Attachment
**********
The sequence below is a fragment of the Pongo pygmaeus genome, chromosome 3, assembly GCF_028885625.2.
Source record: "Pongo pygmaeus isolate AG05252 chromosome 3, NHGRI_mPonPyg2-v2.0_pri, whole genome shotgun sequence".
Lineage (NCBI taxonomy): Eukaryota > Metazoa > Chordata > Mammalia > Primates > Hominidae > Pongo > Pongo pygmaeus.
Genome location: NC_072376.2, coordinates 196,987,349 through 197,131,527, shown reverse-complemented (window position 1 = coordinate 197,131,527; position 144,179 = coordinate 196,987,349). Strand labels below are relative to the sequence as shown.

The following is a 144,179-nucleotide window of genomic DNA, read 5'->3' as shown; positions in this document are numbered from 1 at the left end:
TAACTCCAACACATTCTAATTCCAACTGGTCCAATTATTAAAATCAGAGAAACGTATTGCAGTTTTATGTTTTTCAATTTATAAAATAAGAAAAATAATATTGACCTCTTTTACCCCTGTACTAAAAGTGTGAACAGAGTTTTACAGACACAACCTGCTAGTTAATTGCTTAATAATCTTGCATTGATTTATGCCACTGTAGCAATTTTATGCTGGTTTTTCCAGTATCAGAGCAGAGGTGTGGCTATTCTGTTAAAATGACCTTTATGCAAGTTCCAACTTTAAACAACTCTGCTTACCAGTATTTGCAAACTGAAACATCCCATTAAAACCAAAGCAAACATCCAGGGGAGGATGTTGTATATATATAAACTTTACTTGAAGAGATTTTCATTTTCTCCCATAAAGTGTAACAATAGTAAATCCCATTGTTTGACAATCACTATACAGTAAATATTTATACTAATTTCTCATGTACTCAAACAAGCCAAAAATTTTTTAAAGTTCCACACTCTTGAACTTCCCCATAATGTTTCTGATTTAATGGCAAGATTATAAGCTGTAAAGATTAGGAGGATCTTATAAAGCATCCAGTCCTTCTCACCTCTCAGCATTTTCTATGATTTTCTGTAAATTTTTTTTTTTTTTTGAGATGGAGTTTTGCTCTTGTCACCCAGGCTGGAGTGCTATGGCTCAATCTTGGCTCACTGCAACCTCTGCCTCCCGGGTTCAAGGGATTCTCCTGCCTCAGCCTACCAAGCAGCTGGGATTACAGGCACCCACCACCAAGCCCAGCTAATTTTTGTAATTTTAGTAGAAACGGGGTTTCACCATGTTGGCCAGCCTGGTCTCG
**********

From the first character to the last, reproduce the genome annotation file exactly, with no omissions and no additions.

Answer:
The sequence below is a fragment of the Pongo pygmaeus genome, chromosome 3, assembly GCF_028885625.2.
Source record: "Pongo pygmaeus isolate AG05252 chromosome 3, NHGRI_mPonPyg2-v2.0_pri, whole genome shotgun sequence".
Lineage (NCBI taxonomy): Eukaryota > Metazoa > Chordata > Mammalia > Primates > Hominidae > Pongo > Pongo pygmaeus.
Genome location: NC_072376.2, coordinates 196,987,349 through 197,131,527, shown reverse-complemented (window position 1 = coordinate 197,131,527; position 144,179 = coordinate 196,987,349). Strand labels below are relative to the sequence as shown.

The following is a 144,179-nucleotide window of genomic DNA, read 5'->3' as shown; positions in this document are numbered from 1 at the left end:
TAACTCCAACACATTCTAATTCCAACTGGTCCAATTATTAAAATCAGAGAAACGTATTGCAGTTTTATGTTTTTCAATTTATAAAATAAGAAAAATAATATTGACCTCTTTTACCCCTGTACTAAAAGTGTGAACAGAGTTTTACAGACACAACCTGCTAGTTAATTGCTTAATAATCTTGCATTGATTTATGCCACTGTAGCAATTTTATGCTGGTTTTTCCAGTATCAGAGCAGAGGTGTGGCTATTCTGTTAAAATGACCTTTATGCAAGTTCCAACTTTAAACAACTCTGCTTACCAGTATTTGCAAACTGAAACATCCCATTAAAACCAAAGCAAACATCCAGGGGAGGATGTTGTATATATATAAACTTTACTTGAAGAGATTTTCATTTTCTCCCATAAAGTGTAACAATAGTAAATCCCATTGTTTGACAATCACTATACAGTAAATATTTATACTAATTTCTCATGTACTCAAACAAGCCAAAAATTTTTTAAAGTTCCACACTCTTGAACTTCCCCATAATGTTTCTGATTTAATGGCAAGATTATAAGCTGTAAAGATTAGGAGGATCTTATAAAGCATCCAGTCCTTCTCACCTCTCAGCATTTTCTATGATTTTCTGTAAATTTTTTTTTTTTTTTGAGATGGAGTTTTGCTCTTGTCACCCAGGCTGGAGTGCTATGGCTCAATCTTGGCTCACTGCAACCTCTGCCTCCCGGGTTCAAGGGATTCTCCTGCCTCAGCCTACCAAGCAGCTGGGATTACAGGCACCCACCACCAAGCCCAGCTAATTTTTGTAATTTTAGTAGAAACGGGGTTTCACCATGTTGGCCAGCCTGGTCTCG